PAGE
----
Why Not Zero?

The Obama administration has announced that it will not cut the U.S. troop deployment in Afghanistan to 5,000 as planned, but will leave 8,400 soldiers to support the Afghan government in its fight against the Taliban.  President Obama said, "Compared to the 100,000 troops we once had there, today, fewer than 10,000 remain."

That is true, but why 8,400?  Why not 50,000?  Why not zero?

In making his announcement, President Obama said, "Even as we remain relentless against those who threaten us, we are no longer engaged in a major ground war in Afghanistan."  That's interesting, but exactly who in Afghanistan threatens the United States?  And how relentless can we be with 8,400 soldiers?

In 2010, Dr. Steven Metz of the Strategic Studies Institute of the U.S. Army War College wrote that the Obama administration's Afghan strategy (like that of the Bush administration before him) was based on three assumptions:

  • Al-Qaeda "needs state support or sanctuary."
  • If the Taliban regains control of Afghanistan, "it will again provide bases and sanctuary to al Qaeda."
  • If the Taliban "did, for some reason, provide support and sanctuary to al Qaeda, this would increase the threat to the United States and other NATO countries."

Assuming that Metz is right about what the U.S. feared/fears emerging from Afghanistan, America clearly has not been successful in creating a secure Afghanistan able to defend itself from the Taliban and repel al-Qaeda.  Broad Taliban military successes are the reason the president changed the number of troops he's willing to leave there.  Al-Qaeda remains a force, albeit less of one as ISIS has grown, but that may not be a permanent situation.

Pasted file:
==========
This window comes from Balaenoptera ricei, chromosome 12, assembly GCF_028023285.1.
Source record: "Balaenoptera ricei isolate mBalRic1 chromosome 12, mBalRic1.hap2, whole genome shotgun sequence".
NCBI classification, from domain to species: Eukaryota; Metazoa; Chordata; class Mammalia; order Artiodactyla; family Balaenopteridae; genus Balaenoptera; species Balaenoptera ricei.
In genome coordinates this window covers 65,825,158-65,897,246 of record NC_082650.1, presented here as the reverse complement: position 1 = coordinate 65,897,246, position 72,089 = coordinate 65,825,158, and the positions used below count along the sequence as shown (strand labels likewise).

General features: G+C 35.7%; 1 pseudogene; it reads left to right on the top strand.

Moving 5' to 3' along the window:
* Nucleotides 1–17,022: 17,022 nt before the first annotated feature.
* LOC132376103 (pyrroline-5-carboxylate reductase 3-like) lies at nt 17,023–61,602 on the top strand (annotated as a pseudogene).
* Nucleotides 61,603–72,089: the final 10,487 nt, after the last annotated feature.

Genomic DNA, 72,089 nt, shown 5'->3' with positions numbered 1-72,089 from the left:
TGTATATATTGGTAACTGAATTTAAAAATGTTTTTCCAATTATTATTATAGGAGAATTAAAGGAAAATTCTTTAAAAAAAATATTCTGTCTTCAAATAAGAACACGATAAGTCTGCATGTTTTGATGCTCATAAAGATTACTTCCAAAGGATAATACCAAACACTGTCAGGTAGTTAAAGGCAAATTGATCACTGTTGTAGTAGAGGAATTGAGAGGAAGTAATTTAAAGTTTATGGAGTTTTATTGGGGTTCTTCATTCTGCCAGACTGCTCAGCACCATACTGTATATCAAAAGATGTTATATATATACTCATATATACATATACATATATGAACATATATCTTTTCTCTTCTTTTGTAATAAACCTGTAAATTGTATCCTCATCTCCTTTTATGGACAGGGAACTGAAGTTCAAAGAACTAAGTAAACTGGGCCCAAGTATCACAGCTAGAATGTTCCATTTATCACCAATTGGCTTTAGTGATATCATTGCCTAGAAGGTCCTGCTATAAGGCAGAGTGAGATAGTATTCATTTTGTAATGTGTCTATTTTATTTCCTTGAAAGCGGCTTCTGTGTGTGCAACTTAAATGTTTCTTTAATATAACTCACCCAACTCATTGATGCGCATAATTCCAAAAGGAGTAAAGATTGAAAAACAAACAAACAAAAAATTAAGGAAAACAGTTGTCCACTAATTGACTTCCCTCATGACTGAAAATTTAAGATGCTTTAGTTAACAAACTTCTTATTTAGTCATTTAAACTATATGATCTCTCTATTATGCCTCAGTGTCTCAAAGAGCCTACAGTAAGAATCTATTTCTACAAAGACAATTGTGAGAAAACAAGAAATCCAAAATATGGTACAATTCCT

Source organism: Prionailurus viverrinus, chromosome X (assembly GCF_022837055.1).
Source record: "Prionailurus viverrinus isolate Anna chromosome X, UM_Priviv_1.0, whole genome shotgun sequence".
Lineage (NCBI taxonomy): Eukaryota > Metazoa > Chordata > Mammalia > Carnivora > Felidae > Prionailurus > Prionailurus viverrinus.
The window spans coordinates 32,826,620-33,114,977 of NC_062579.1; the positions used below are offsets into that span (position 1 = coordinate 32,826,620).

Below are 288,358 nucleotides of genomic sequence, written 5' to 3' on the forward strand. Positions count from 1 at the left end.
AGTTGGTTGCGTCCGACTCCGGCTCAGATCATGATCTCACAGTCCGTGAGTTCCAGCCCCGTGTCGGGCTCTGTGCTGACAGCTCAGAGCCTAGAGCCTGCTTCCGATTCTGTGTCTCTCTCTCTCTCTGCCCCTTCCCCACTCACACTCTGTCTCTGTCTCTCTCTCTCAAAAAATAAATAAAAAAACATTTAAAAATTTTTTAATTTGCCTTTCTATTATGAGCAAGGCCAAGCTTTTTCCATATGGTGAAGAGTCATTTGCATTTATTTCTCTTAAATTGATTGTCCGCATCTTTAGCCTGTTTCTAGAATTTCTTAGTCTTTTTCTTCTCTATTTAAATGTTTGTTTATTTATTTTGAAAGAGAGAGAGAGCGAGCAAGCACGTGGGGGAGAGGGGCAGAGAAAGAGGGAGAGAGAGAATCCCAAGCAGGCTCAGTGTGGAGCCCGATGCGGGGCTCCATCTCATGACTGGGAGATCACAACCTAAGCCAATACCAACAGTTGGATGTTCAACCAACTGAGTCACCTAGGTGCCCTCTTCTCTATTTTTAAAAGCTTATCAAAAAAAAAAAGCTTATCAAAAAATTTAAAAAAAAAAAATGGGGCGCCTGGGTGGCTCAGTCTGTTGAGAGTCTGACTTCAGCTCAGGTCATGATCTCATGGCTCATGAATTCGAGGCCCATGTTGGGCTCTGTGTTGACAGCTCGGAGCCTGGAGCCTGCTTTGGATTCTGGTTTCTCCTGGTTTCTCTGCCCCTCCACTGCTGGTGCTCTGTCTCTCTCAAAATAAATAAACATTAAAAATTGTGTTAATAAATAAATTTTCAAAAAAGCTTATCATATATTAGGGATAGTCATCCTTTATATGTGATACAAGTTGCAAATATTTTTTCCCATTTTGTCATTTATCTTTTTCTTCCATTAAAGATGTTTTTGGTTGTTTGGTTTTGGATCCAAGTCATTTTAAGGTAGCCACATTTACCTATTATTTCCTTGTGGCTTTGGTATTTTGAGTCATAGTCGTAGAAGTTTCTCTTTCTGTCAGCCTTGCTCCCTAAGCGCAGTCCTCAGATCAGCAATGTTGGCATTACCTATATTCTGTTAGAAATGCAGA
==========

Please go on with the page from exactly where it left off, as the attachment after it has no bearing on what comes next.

It's not that we haven't done things.

We tried ousting the Taliban ourselves and tried training Afghan forces to do it.  We tried instituting Western-style elections and changing the role of women in society.  We provided $110 billion in civilian and (mainly) military aid between 2002 and 2015.  We tried more troops and fewer troops.  We tried fighting on the ground and supporting Afghans from the air.  We tried drones in Pakistan and supporting the Pakistani government to the tune of billions in military aid every year, including $25.91 billion between 2001 and 2013.

But as any military person will tell you, the question is not what to do, but what you want to have done – and determining that is the responsibility of the civilian leadership.  FDR told Ike to bring him the "unconditional surrender" of Germany.  He didn't tell him to cross the Channel on June 4, 1944.

This is an issue not only of troops in Afghanistan, but also of how the U.S. sees the post-9-11 landscape and the enemies who were there long before but not recognized.  In the almost 15 years since 2001, radical Islamic ideologies and armies have spread to a variety of countries across the Middle East, North Africa, and Southwest Asia.  Our experience with terrorists filling ungoverned and under-governed spaces is broader and deeper.  Large-scale terrorism against Western interests, but even more against Muslims who are insufficiently obedient or enthusiastic about ISIS, Boko Haram, Hamas, Hezb'allah, and others, has killed tens of thousands.  But our understanding appears not to have grown commensurately.  

The U.S. presently has troops in Syria, Iraq, Yemen, Libya, and Afghanistan – five countries with which we are not at war and whose governments we have pledged neither to oust nor to defend.  The exact numbers are fuzzy, but there appear to be 250 in Syria; 4,000 in Iraq; nearly 10,000 in Afghanistan, of which the above mentioned 8,400 will remain; "a small number" in Libya, according to their commander, LTG Thomas Waldhauser, USMC; and a "very small number" in Yemen, according to Pentagon spokesman Jeff Davis.

The American public is barely paying attention.  This is not the 600,000-person deployment of the First Gulf War, or the 130,000 of the Iraq War, or even the 30,000-troop "surge" in Afghanistan by President Obama.  And, fortunately, the death and injury toll is low.  But they are American soldiers – not anonymous "boots on the ground" – and they deserve to have a militarily achievable mission before them when they are sent to fight and perhaps to die.

If the civilian leadership can't do that for them, the correct number of soldiers to have in Afghanistan or anywhere else is not 8,400 or 50,000 or 10.  It is zero.